“I can’t think of another game that’s been around that long that is still successful – certainly one that’s growing,” says Phil.

And that trajectory will surely continue with plans to bring Runescape, and its retro sibling, Old School Runescape, to our mobiles.

“Both are in closed beta testing. We are halfway through,” Phil reveals. “All the fundamental technology works and it’s fun to play. But you’ve got to make it work on so many different phones and different operating systems. We don’t want it to just work, we want it to feel right for a mobile phone.

“To take a product that’s been around for quite a long time, although we’ve been evolving it, and make it feel like a native app – something that’s been made for phones – is our ultimate aim.”

Jagex has yet to confirm which will hit mobile first.

Jagex is pioneering the concept of 'living games'Jagex is pioneering the concept of 'living games'

“They are neck-and-neck – we’ll see which launches first,” says Phil. “They are both on a good track – we’re looking at mid-year.”

But this is more than just a mobile release. It is expected to break new ground.

“We are hoping we will be the first, big Western online game to be completely interoperable,” says Phil.

This means you’ll be able to pick the game up on your phone exactly where you left it on your PC – offering genuine “lifestyle convenience” for those players who have grown up with Runescape, only to find jobs, families and life get in the way of hardcore gaming time.

“We don’t want to make it more shallow – we want the full PC experience on your mobile. We’re close already which gives us confidence we can do it,” says Phil.

“If this works for us, this is definitely likely to be a strategy for us in the future. Interoperability, or ‘cross-play’ between platforms, is going to become more popular and could be a unique skill for us. We can be real pioneers in this.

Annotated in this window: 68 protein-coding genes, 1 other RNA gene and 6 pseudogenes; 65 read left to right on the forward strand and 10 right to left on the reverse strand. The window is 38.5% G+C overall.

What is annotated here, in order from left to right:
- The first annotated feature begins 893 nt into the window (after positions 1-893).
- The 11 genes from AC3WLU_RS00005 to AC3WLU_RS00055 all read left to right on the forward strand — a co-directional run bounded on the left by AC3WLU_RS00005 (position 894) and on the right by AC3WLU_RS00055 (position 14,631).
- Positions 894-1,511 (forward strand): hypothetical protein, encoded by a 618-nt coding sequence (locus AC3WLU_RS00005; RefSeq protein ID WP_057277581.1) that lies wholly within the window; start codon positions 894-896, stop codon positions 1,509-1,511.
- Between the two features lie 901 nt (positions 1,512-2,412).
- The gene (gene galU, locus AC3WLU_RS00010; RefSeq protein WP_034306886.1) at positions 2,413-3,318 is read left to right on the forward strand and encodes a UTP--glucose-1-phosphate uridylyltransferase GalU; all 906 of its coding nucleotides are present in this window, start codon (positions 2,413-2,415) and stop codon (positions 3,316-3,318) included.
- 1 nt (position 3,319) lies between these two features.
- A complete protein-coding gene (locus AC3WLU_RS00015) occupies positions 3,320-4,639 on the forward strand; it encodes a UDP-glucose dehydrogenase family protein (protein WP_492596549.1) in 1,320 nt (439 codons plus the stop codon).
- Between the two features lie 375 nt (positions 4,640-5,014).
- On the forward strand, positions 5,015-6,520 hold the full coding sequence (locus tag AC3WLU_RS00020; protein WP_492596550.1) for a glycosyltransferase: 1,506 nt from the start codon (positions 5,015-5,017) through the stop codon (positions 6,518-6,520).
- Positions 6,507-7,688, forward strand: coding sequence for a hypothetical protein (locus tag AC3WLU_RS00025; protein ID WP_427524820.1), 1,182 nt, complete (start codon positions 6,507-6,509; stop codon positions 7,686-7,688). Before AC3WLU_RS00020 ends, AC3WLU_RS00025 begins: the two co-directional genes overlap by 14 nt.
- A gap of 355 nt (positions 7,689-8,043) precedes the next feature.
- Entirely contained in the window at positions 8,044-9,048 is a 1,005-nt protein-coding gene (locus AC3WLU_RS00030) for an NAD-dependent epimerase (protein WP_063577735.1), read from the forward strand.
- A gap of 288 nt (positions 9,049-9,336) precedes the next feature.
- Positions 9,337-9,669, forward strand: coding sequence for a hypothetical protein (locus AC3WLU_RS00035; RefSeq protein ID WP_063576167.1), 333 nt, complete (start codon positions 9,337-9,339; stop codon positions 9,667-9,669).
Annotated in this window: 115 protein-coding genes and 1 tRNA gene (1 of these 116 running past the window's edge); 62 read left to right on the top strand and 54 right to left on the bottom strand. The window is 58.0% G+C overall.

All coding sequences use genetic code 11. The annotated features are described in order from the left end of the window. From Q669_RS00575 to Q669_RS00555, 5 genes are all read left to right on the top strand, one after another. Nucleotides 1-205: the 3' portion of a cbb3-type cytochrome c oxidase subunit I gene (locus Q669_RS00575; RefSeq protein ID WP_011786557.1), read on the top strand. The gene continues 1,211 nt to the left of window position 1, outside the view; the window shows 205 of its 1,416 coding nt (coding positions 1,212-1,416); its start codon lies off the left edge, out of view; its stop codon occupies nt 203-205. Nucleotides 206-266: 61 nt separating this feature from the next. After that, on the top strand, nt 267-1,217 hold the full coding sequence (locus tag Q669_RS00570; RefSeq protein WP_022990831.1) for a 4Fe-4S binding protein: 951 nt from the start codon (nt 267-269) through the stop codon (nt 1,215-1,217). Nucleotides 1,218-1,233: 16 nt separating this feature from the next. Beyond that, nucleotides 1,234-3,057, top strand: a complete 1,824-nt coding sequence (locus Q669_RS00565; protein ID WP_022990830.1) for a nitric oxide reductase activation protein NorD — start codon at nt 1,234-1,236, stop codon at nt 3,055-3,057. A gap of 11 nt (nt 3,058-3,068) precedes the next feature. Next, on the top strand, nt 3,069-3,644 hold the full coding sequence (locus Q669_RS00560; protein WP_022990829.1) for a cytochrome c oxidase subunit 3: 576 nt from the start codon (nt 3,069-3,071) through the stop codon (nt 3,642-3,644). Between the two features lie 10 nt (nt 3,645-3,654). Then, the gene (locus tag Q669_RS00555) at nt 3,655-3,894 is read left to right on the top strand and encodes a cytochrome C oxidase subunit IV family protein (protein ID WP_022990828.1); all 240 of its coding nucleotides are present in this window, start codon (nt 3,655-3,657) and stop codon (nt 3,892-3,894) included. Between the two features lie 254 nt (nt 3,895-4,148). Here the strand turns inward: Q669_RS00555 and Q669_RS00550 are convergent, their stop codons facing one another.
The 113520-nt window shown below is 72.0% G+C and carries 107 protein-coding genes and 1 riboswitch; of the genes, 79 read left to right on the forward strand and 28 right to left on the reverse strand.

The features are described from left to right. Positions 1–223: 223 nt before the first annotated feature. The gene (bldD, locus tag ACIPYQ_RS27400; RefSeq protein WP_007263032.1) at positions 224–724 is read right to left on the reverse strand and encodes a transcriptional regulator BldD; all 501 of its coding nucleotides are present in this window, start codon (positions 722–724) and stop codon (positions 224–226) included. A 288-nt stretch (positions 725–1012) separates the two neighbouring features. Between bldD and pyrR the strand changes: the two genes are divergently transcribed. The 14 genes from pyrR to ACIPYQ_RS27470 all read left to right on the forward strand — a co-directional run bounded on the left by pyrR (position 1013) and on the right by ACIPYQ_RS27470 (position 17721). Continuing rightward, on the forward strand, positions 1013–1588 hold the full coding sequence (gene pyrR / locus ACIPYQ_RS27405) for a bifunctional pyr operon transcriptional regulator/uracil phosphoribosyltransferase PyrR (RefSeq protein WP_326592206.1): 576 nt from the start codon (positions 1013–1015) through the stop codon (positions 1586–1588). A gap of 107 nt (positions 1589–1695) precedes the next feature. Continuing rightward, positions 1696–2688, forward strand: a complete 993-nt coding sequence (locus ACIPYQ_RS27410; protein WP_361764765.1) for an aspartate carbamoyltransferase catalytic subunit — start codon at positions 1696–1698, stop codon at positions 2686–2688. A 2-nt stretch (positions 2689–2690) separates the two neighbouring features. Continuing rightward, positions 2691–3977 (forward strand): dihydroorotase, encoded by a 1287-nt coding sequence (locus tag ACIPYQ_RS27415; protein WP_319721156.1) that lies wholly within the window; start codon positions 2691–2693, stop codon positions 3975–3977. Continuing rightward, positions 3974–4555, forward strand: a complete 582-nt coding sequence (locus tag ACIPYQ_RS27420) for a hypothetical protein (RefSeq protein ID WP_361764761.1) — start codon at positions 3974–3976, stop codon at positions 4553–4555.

How Old School Runescape will look on mobiles in 2018How Old School Runescape will look on mobiles in 2018

“It’s only really in Korea and China that mobile-to-PC cross-play happens for online games. There are almost none in the West – not big online games.”

Half a million people registered when Jagex announced its beta sign-ups – a simple illustration of the demand.

And Jagex is very fond of asking its players – a couple of million of them are subscribers – what they think.

“We try to be as player-obsessed as we can,” says Phil. “We do opinion surveys every month or two – not just customer satisfaction but opinion on the quests and monsters we put in the game.

“We collect data anonymously on our games so we understand where people are struggling or things that are too easy so we can balance it.

“Old School’s constitution is that it’s run by the players. Any change that isn’t a bug fix has to be voted in. Unless 75 per cent are happy, it doesn’t change so it moves at the comfort level of the player base.”